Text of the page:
Rick Spilman

Rick Spilman
Location
Jersey City, New Jersey, USA
Birthday
March 25
Bio
I am the author of a nautical thriller set in the last days of sail, Hell Around the Horn. I also the host of the Old Salt Blog. I have a background in ship operations, banking and corporate communications. I am an avid sailor and kayaker.

Editor’s Pick
MAY 8, 2012 11:03AM

Dolphins and Birds Dying on the Coast of Peru – No Clear Answer Why

Rate: 6 Flag

Photo: Peru21

Something is terribly wrong on the coast of Peru.  At least 877 dolphins and more than 1,500 birds, most of them brown pelicans and boobies, have died along the coast since February when the government started tracking the deaths. The government says that the deaths of the dolphins and birds are unrelated.  The dolphin deaths have been blamed on the morbillivirus, while the bird deaths are blamed on starvation from a shortage of anchoveta, a fish of the anchovy family.  Reportedly, the recent El Niño has raised coastal water temperatures causing the fish to stay in deeper colder waters beyond the reach of the sea birds.  Now, three months after Peruvian government officials began testing the dead dolphins and pelicans, no definitive results have been released, and there is growing suspicion among the public and scientists that there might be more to the story.

Dead Dolphins and Birds Are Causing Alarm in Peru

Mr. Ă‘iquen RenterĂ­a, 57, from Puerto Eten, who fishes for small sharks and flatfish, contends that the government is underestimating the extent of the dolphin deaths. He said by telephone that he had seen at least 3,000 dead dolphins on the beach since November and that they were still dying, although no longer in such large numbers.

The Peruvian news media have raised the possibility that pesticides could be poisoning the animals. Pedro Alva, president of the Regional Development Institute of the Lambayeque region, suggested that raw sewage or another effluent could be the culprit. 

“It’s unbearable to walk around those areas,” Mr. Alva said of the rapidly growing towns along the coast. “They dump both their industrial and residential wastes into the ocean without control, without consideration.”

Sophie Bertrand, a marine ecologist at the Research Institute for Development in France who is leading a research project on seabirds and sea lions in Peru, said that if there was a common factor linking the die-offs, it would probably be found in the anchoveta, eaten by all of the species concerned.

Video from last February:

Shocking video as hundreds of dead dolphins wash ashore in Peru

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Comments

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Mass animal die offs are occurring all over the world, but yes, especially in Peru.

should give us all pause.
I saw a piece on this on the news the other day. It featured the pelicans. Very hard to believe the die-offs are unrelated. Dumping raw sewage and industrial waste into the ocean makes a couple of likely suspects.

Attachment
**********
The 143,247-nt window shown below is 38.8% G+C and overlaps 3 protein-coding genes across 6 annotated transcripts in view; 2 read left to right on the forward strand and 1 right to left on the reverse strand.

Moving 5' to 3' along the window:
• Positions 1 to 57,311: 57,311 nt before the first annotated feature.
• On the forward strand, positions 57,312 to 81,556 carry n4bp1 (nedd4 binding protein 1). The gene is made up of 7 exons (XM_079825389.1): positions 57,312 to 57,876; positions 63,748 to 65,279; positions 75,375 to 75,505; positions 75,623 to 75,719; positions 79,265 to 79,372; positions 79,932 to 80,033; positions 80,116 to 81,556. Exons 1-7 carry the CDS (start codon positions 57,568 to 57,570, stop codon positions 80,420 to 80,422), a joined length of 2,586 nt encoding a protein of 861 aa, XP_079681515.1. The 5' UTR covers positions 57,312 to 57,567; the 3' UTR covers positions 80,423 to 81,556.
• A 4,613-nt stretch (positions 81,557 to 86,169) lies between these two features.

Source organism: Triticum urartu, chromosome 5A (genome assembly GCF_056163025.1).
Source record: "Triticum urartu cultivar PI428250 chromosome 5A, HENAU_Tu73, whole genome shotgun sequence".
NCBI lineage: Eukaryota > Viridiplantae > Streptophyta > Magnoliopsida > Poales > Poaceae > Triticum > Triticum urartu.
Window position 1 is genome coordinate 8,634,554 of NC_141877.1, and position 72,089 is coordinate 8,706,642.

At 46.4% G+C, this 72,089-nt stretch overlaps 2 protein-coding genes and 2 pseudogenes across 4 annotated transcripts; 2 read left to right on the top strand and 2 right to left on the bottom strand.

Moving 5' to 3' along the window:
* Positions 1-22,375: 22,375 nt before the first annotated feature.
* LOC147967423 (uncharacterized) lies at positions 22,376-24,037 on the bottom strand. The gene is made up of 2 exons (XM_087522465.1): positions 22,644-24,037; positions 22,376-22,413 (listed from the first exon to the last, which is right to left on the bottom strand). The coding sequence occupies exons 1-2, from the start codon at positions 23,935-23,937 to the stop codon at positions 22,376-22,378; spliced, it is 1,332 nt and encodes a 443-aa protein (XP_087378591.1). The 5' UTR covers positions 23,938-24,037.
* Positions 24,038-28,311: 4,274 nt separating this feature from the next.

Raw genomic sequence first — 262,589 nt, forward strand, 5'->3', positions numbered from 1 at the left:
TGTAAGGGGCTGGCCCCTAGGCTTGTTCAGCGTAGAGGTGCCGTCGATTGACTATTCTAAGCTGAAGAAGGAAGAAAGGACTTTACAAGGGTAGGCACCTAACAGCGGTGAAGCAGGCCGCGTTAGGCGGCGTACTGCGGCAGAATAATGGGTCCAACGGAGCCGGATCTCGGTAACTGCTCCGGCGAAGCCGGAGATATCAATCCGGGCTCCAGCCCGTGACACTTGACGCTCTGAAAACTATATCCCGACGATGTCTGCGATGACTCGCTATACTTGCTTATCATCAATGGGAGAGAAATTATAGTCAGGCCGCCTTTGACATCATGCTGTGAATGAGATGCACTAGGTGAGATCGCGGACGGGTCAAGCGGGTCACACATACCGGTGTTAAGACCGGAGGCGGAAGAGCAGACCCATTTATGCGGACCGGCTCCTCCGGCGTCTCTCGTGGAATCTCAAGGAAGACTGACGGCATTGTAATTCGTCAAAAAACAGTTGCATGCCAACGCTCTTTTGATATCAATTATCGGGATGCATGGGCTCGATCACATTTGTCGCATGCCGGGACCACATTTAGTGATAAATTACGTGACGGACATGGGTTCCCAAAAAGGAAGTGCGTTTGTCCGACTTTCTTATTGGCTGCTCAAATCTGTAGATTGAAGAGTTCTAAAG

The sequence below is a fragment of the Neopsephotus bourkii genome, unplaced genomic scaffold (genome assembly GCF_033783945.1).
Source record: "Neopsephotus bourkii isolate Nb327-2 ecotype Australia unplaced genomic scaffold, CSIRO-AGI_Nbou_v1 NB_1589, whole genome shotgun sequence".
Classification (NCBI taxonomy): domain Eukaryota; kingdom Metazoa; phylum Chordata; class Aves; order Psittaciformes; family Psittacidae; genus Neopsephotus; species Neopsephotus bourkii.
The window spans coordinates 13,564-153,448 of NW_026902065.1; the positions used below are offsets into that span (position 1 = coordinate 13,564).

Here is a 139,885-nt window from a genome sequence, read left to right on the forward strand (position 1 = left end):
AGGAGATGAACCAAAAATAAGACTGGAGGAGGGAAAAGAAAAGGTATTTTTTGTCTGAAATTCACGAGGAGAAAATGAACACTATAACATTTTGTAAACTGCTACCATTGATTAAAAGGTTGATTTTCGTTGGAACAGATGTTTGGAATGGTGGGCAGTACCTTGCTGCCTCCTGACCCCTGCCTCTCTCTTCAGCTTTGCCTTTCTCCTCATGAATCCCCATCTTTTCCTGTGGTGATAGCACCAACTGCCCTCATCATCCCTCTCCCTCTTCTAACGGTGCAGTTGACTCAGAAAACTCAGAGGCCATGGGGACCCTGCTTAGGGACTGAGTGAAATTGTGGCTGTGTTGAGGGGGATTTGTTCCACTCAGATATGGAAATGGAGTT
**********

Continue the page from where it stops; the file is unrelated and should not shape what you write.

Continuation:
for some time i have been doing research on seaweed harvesting - now what possible link may this have with marine wildlife deaths in peru?
My reading has shown that seaweeds remove up to 89% of all nitrates and phosphates passing over and though - many toxins and other substances are a so removed - Peru banned seaweed harvesting in 2009 - why? because the companies concerned were removing far too much - nearly every country with a seaboard has turned their seaweed beds over to the companies doing the harvesting - in Norway the company concerned even has a link on the fiskeriedirektoratets home page. They control the harvest and everything to do with it.
At a recent conference on this subject a paper on seabirds - in particular cormorants was presented which clearly demonstrated that the birds cannot survive without the seaweed - the companys representatives were present and one was furious calling the paper unscientific and more.
France has now huge problems with seaweed - a type the seaweed harvesters dont like has replaced the one theyve taken out - it is a type of ulva - it leaves the seabed when it gets warm, floats to the surface and washes ashore in huge drifts - these drifts decompose anarobically releasing hydrogen sulphide which is 5 times more poisonous than cyanide gas - 1 man dead, and many animals.
this same algae is now washing up on the channel coast of the uk -
The same algae also caused a huge problem, fact is, still causing a huge problem in the yellow sea - the slick is estimated at 40,000 kilometres. This may not be directly associated with seaweed harvesting but it has it is definatly linked
http://www.youtube.com/watch?v=XYB3QY9XtHU&list=UUK97uqXgSNTq3hGsguYL2UA&index=2&feature=plcp
Perhaps the big question is what can you do?
Simply do what im doing, find out for yourself and post on blogs and noticeboards - this is a subject that needs airing, sooner or later the big networks will pick up on this and maybe something will be done.
Awful. The world is clearly not in balance.
They should check with Merck on a vax. ;)
Did we check with BP yet? Oil and water just don't mix unless...
Ummmm. Japan has been leaking radioactive water from their damaged nuclear reactors for over a year now. It is stated it is not a harmful amount now, but....should anyone believe that necessarily? Of course not.
Die offs of food from radiation, radiation poisoning along the food chain-- it goes along with the schedule of drift of debris, etc. floating across from the tsunami...
No news about Japan mainstream in ages....
So, yes. This is my best guess.
So alarming!!!
"No news about Japan *in mainstream news* in ages....is what I meant.
There are several theories floating around and not one has been proven inconclusively.

On an aside, scientests are re-testing their studies on the disappearance of honey bee colonies in the United States, where there were previously inconclusive as well.